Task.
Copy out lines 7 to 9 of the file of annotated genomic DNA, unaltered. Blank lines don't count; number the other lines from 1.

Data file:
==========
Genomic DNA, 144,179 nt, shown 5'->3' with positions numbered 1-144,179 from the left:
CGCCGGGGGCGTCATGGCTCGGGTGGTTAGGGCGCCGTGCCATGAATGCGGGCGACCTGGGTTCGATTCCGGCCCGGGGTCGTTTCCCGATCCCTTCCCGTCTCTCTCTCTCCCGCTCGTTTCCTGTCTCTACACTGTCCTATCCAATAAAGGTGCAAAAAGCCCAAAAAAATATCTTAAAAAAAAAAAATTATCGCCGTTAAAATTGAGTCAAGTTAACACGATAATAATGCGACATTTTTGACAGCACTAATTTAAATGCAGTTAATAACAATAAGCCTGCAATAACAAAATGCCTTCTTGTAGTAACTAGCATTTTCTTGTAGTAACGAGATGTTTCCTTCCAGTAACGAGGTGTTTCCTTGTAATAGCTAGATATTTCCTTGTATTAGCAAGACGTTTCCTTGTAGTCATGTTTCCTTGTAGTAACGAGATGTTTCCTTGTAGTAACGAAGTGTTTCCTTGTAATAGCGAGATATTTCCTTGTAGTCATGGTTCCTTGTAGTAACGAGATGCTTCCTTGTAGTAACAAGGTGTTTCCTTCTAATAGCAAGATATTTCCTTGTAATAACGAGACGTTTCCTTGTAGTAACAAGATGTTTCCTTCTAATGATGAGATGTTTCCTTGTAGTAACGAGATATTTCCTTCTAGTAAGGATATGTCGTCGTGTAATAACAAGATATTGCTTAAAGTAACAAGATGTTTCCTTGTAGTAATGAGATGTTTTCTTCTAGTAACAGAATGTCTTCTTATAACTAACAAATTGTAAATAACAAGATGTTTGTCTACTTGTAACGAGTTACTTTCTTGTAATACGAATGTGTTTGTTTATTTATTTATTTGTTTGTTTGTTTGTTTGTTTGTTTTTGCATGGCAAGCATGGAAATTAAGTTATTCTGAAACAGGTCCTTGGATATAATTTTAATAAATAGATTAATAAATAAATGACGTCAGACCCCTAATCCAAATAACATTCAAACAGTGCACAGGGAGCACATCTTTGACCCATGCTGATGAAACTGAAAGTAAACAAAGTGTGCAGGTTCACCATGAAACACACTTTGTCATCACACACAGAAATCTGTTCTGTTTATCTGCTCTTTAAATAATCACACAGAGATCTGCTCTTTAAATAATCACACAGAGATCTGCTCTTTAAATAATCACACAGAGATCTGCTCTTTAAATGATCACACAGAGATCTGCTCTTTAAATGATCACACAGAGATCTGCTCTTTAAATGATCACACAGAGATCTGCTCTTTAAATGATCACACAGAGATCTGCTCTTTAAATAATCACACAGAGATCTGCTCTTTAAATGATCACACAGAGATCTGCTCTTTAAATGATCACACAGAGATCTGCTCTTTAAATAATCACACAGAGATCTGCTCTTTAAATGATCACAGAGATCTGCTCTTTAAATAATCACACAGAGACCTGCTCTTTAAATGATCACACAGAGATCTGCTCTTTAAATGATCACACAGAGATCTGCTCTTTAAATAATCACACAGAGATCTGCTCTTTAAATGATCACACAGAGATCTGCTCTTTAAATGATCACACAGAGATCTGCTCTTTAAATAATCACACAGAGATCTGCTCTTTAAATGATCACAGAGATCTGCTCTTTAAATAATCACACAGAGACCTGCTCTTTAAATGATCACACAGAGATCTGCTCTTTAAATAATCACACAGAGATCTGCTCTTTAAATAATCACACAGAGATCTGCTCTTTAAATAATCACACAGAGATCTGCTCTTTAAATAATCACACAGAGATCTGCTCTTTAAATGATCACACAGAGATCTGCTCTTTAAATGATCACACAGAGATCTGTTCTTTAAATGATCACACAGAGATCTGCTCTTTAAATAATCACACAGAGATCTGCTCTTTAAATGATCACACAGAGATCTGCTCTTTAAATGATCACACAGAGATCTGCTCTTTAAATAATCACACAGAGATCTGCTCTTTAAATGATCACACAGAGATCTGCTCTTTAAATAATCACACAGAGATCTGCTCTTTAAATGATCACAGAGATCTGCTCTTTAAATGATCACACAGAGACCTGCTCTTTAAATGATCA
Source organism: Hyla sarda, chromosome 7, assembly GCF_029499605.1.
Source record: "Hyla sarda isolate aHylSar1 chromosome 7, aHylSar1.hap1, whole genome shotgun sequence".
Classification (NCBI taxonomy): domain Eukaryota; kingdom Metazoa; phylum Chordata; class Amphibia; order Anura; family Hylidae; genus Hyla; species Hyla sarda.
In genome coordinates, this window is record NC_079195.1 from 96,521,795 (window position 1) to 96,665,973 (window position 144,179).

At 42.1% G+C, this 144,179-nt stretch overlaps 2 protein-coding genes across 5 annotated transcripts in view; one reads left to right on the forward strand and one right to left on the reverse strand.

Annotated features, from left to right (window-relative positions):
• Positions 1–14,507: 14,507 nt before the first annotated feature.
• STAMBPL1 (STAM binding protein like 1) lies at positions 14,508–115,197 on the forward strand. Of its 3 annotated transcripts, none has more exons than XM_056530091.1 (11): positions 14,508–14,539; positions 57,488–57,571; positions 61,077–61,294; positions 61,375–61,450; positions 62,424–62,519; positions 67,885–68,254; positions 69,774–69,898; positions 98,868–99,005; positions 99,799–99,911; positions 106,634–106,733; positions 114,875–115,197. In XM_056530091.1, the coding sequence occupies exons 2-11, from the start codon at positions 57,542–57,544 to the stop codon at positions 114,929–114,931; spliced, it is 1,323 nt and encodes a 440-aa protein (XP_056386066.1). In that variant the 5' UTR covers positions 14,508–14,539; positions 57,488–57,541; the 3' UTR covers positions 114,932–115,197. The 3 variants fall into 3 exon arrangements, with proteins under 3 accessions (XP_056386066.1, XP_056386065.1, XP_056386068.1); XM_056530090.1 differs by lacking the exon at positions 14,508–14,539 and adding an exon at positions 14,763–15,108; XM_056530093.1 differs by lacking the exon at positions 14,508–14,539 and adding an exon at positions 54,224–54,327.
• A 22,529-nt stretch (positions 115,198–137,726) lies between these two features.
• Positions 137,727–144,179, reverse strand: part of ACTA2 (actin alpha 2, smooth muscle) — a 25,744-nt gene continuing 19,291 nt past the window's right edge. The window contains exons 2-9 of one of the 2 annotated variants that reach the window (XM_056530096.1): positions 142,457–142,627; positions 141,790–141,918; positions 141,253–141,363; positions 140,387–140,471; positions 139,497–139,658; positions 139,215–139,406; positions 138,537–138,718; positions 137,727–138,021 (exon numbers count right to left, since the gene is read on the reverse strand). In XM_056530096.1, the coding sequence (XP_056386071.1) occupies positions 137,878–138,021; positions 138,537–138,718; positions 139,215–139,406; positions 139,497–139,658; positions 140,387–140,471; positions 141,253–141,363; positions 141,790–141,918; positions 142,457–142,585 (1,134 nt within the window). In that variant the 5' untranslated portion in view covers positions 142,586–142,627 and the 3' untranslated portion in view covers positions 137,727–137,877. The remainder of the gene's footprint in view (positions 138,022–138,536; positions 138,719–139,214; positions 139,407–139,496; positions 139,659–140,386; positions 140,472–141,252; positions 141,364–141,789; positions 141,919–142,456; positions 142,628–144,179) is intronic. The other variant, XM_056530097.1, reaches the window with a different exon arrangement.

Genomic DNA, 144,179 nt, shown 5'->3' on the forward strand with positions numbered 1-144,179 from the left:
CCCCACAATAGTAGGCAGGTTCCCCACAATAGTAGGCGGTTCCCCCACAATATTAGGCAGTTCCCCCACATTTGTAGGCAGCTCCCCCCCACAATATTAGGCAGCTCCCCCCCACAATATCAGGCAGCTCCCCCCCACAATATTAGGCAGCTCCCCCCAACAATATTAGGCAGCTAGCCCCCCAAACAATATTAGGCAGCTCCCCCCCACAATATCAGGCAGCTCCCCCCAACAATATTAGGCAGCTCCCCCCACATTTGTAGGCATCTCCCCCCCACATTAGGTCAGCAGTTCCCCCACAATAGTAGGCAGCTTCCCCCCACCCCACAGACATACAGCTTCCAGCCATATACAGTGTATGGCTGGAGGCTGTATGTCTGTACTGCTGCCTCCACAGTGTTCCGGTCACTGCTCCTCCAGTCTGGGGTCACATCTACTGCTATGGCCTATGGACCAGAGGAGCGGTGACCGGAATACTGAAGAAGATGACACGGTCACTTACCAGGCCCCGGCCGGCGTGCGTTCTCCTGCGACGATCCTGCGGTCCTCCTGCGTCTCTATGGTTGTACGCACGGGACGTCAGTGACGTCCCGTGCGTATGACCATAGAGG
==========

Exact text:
At 42.1% G+C, this 144,179-nt stretch overlaps 2 protein-coding genes across 5 annotated transcripts in view; one reads left to right on the forward strand and one right to left on the reverse strand.

Annotated features, from left to right (window-relative positions):
• Positions 1–14,507: 14,507 nt before the first annotated feature.